Our arts, our occupations, our marriages, our religion, we have not chosen, but society has chosen for us. We are parlour soldiers. We shun the rugged battle of fate, where strength is born. – Ralph Waldo Emerson
The idea of “being realistic” holds all of us back. From starting a business or quitting a job to dating someone who may not be our type or moving to a new place – getting “real” often means putting your dreams on hold.
Today, let’s take a step away from rational thought and dare to be bold. What’s one thing you’ve always wanted to accomplish but have been afraid to pursue? Write it down. Also write down the obstacles in your way of reaching your goal. Finally, write down a tangible plan to overcome each obstacle.
When I was younger I enjoyed being a free-thinker, being creative and having fun. All of these things were shunned. I recall teachers in grade school criticizing me saying, “You need to color inside the lines.” When I decided I wanted to attend a fine arts college in California, my father looked at me and said, “That’s fine but how will you earn a living once you graduate? How will you pay your bills?” I didn’t know it at the time but his comments were based in his own fears. I decided I “couldn’t” step away from the rational.
None of these things mattered to me. Like most teens it is difficult to see the future but easy to see my parent’s fears. I responded to my dad’s query but looking at him in disbelief I paused and said, “Don’t worry about it. I’m not. I’ll worry about it after I graduate.” My parent’s fears won out and I decided on a safer career in social work. Over the years I have worked hard to prove social work can also be an art form. I mostly shunned the scientific side and embraced social work as a career.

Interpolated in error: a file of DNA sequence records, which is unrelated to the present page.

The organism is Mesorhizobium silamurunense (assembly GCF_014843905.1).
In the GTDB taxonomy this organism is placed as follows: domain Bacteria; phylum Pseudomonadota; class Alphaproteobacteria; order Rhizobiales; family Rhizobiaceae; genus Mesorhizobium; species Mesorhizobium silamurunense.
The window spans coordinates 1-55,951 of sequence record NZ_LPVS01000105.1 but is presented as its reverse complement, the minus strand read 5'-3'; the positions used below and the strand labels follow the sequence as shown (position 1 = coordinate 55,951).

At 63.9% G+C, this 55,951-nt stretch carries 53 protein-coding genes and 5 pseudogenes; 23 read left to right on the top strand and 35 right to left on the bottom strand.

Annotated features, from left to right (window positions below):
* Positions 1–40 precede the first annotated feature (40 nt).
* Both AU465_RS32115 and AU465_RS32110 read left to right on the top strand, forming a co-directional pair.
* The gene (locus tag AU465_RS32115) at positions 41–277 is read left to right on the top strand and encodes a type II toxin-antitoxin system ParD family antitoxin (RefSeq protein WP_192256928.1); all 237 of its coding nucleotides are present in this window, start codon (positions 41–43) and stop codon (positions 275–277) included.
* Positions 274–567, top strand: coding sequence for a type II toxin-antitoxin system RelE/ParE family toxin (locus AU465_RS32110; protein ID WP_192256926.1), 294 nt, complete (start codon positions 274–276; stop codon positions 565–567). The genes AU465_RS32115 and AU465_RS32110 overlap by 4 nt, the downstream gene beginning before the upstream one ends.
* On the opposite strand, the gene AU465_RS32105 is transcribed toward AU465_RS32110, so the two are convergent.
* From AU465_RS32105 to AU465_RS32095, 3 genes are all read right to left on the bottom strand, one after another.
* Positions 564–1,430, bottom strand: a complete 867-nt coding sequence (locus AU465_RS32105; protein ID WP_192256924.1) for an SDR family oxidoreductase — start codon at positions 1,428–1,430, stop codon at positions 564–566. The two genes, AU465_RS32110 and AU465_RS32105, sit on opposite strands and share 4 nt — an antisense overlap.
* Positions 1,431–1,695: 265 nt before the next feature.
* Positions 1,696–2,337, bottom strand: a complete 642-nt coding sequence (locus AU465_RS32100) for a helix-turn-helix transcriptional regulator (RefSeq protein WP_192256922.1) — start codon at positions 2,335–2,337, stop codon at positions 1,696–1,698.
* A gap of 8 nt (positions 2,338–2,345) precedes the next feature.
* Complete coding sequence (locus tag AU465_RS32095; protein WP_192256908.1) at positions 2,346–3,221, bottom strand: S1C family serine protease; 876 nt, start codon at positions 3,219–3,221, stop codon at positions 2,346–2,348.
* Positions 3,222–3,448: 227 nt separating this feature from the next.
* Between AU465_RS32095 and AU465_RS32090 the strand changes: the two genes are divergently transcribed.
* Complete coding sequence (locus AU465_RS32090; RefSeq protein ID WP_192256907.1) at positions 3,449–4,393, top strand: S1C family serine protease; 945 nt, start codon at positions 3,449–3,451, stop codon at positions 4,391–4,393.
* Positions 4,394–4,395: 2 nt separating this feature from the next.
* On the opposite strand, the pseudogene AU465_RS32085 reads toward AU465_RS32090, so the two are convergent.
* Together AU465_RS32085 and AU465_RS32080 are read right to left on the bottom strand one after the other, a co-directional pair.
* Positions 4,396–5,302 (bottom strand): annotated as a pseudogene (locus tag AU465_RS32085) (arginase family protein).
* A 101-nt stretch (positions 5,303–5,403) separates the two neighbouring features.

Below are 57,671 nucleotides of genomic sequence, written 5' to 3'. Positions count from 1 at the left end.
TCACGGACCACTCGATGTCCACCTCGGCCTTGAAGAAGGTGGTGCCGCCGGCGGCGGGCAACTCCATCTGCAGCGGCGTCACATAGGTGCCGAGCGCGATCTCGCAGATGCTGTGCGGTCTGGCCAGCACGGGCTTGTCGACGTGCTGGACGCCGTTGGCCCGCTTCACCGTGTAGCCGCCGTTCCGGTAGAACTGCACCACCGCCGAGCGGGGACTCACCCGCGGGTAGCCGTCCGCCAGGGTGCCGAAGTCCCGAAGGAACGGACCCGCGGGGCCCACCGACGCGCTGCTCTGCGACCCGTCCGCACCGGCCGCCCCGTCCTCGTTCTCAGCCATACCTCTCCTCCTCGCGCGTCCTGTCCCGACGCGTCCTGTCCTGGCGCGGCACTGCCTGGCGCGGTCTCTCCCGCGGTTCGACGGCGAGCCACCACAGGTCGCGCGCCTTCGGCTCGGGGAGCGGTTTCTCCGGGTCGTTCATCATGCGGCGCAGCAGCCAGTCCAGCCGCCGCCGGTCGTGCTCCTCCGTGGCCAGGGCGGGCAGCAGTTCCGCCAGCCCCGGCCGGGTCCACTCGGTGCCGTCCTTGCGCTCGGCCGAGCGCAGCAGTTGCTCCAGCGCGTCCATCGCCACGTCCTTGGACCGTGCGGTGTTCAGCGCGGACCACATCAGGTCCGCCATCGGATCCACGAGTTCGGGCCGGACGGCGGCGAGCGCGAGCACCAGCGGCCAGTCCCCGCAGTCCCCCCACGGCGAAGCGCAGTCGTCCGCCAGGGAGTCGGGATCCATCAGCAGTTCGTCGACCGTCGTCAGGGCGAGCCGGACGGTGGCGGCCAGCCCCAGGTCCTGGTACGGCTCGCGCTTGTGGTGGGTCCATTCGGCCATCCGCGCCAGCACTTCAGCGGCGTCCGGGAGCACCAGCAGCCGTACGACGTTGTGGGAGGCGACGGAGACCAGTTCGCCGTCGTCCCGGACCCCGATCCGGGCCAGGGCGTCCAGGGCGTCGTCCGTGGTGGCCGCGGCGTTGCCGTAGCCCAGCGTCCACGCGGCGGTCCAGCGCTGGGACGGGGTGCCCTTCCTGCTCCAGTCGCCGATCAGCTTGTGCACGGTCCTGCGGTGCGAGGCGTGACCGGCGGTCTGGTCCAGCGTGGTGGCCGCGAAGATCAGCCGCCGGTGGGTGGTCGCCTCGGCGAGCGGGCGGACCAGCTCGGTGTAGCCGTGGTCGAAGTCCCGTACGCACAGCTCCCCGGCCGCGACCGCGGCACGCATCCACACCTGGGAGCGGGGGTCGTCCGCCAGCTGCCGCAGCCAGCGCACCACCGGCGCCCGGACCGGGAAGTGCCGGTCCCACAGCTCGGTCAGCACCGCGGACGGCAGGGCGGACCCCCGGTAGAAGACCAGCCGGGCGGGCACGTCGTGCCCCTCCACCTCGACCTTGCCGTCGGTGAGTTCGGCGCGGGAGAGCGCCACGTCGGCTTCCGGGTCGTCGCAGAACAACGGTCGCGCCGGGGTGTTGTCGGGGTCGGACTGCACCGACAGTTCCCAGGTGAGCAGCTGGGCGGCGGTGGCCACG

Years later I dug into a box and fished out an old film camera. I dusted off the camera, a couple of lenses and drove to the drug store to purchase a roll of film. I loaded the film and began taking photographs again. The feeling of being creative, of seeing things through a different “eye” had returned.
Photography had been a very serious hobby of mine. It was serious enough in my teens that I pooled the money necessary and purchased the equipment to equip a darkroom.
Several years later I was contacted by the daughter of a family friend who had recently become engaged asked me to photograph her wedding. I hesitated briefly, my thoughts returning and lingering to the discussion I had with my dad many years before. I respectfully declined the request.
I returned home and sat outside. My thoughts fought between the desire to work for myself and use my artistic abilities and my dad’s voice asking “How I am going to support my family?” The amount of fear I felt was incredible and difficult to measure. I wanted this more than anything in the world but my fear kept my feet solidly in place as if they were encased in blocks of concrete. These thoughts, this thought process propelled me forward. I began to think about my father’s fears and his unrealized dreams. My thoughts drifted to the unrealized dreams of others. I didn’t want to be a casualty of this and other fears. I called the couple and said, “Yes. I’ll do it.” I have begun my third year in business as a part-time wedding and portrait photographer.
Fear remains a companion. Our talks together are few and far between and they now are a call to action instead of immobilizing me and keeping me from realizing my full potential.
My dad is still alive and well and when he sees my work he tells me how proud he is of me. I think he also would like to own a small measure of my success.
I thank him often for keeping me from attending that college in California. I could sit back and angrily hold on to the thoughts and feelings which I had at that time but those thoughts would ultimately prove to be destructful for both of us. I would much rather expend the energy I have building my business and thanking him for all of the other wonderful direction he had given me throughout my life. My dad can experience his success vicariously through me and with that I am alright.